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Volubilis: Roman Morocco
Independent, November 1999

It is dangerous to linger at Volubilis beyond the late afternoon. Dusk here brushes the dry stones with the disturbing, magical glow of Morocco and leads to a lifelong addiction. I can no longer guess at the number of times I have wandered through these ruins. Yet I still vividly remember my first night here, 23 years ago, after visiting the site.

Sleep was broken by dogs patrolling the flat rooves of neighbouring village houses. The echoing barks unleashed dreams culled from the vivid mosaics of the House of Venus. The ruins of the palatial townhouse, tucked a discreet block away from the main street, is dominated by an opulent courtyard, from which a corridor leads to two bedrooms. Their floors, alive with gorgeous depictions of rippling naked flesh, aredesigned to haunt the imagination of the adolescent that I was. In one the beautiful youth Hylas, boyfriend of Hercules, fights off the advances of two nymphs who will later drag him down to the depths of the lake to serve as their sex slave. In the next room Actaeon sprouts horns at the moment as he betrays his chaste friendship with the virgin goddess Artemis, by pruriently gazing on her naked form as she bathes.

Both mosaics are concerned with the same theme, the unspoken boundary seperating friendship from erotic desire, and dwell lovingly on the punishment that follows any breach. It is an enduring theme, as furiously relevant now as it was in the 2nd century AD. To bring the message further home the side panels are furnished with winged erotes being whipped by their fellows, for the transgressions of love.

The assimilation between ancient and modern is made even easier by the surrounding landscape. The hills that rise immediately to the east of Volubulis are an Arcadian dream, a Claudian landscape of limestone escarpments, pine woods, stone-built villages and ancient olive groves. In such a land, the world of myth becomes a vivid possibility. To what extent, I only found out years later, when I explored the foothills, known locally as Jebel Zerhoun.

Just an hours walk from Volubilis I found an outdoor bath worthy of Artemis and her peeping Tom Actaeon. It lies at the bottom of a steep valley north-east of Moulay Idriss. Here sits an intact circle of carved Roman stone into which a subterranean hotwater spring still bubbles. It was in use, not by a goddess, but by an elderly plough-man who was calming his arthritis in its odiferous and muddy waters. He had good reason to be surprised by the sudden arrival of a Roumi (a Roman, as all Europeans are still enduringly known in Arabic-speaking Morocco) but showed none of the petulance of a deity. Instead, with the impeccable manners of his country, he politely vacated the waters and offered me sole use of the bath.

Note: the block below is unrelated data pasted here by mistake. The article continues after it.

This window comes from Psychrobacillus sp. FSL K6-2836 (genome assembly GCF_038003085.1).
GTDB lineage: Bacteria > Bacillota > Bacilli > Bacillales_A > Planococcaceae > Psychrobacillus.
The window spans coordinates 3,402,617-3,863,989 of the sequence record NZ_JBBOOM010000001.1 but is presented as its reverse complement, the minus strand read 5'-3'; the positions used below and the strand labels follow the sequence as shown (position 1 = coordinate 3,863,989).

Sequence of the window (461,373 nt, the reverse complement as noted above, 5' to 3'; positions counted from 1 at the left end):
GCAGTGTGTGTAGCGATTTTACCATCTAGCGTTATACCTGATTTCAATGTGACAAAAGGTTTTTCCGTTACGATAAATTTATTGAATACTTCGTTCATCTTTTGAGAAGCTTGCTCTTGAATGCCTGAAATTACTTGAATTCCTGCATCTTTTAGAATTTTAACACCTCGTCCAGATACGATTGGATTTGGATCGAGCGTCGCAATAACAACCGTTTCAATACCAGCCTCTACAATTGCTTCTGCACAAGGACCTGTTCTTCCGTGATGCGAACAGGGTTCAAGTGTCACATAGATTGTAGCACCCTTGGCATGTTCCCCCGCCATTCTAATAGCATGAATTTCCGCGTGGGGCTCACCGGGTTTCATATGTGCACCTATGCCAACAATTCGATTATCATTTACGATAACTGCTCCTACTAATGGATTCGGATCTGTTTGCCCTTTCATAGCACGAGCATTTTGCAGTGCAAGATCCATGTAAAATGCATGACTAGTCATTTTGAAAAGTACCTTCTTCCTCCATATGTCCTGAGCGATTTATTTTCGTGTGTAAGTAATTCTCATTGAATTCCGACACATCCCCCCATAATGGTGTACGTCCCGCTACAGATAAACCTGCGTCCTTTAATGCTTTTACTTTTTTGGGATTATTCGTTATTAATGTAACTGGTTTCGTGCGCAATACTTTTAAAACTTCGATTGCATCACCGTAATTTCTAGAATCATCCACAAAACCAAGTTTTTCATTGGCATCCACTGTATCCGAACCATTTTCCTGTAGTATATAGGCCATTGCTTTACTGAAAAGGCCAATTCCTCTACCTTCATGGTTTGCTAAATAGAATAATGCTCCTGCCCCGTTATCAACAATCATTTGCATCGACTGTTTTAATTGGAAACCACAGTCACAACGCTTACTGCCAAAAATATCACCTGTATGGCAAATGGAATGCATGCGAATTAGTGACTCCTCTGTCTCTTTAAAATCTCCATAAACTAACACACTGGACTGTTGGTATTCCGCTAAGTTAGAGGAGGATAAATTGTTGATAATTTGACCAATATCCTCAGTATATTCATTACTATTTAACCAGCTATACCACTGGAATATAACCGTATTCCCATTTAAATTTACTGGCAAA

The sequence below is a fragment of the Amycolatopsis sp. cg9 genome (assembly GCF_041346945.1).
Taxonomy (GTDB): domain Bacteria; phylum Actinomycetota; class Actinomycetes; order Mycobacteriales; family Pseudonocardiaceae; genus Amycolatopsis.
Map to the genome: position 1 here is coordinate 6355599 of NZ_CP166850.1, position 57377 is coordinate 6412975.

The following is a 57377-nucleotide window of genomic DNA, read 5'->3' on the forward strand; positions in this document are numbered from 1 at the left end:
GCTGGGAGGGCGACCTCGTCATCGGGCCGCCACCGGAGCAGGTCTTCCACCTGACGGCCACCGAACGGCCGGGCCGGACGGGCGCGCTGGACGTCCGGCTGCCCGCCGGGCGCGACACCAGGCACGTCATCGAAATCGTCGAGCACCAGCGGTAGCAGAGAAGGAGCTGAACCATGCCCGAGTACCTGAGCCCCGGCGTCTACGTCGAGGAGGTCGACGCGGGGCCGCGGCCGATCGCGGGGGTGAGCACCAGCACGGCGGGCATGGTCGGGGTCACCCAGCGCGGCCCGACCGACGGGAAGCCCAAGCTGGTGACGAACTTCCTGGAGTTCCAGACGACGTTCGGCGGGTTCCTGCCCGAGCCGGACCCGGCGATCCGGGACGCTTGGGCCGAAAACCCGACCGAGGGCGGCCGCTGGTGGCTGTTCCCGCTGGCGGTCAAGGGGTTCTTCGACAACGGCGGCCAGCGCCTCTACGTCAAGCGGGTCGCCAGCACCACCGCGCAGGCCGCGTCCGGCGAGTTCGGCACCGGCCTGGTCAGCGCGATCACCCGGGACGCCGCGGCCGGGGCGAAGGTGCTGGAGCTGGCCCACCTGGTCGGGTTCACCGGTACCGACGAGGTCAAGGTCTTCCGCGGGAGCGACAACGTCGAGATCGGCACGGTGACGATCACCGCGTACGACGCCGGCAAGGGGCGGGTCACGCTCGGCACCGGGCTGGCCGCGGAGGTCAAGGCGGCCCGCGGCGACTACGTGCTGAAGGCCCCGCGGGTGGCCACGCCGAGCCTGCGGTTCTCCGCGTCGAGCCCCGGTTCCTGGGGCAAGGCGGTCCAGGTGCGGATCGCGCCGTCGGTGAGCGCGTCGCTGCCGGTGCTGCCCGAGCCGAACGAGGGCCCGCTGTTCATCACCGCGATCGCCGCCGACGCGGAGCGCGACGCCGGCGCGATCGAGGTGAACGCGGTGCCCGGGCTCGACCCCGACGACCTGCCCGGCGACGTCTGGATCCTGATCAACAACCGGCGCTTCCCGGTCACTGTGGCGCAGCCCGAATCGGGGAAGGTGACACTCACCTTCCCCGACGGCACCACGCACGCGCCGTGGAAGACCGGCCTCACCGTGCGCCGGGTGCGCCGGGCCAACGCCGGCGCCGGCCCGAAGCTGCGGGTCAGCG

On another Jebel Zerhoun hillside I later came across a shadow of the vengeful virgin goddess, in the local form of Aisha Qadisha. This powerful and malevolent spirit is feared by men throughout Morocco. She appears as a slim, elegant and veiled figure in the evening light, luring men to follow her with the seductive turn of her body and her flirtatious glances. She leads them away from the busy streets to a quiet place of assignation, and only those who manage to spot the imprint of her cloven hooves can make their escape. Those who succumb to her first embrace have already secured their doom. Here she is associated with a dank natural grotto whose entrance is all but obscured by the spreading branches of an ancient fig tree. Even at noon it was chilling. Just a few burnt out candles, and ragged scraps of cloth tied to the tree mark it out as a place of devotion. Whether the women venerate the site order to banish Aisha Qadisha from these hills or to call down her vengeance on abusive men, I would not contemplate returning at dusk.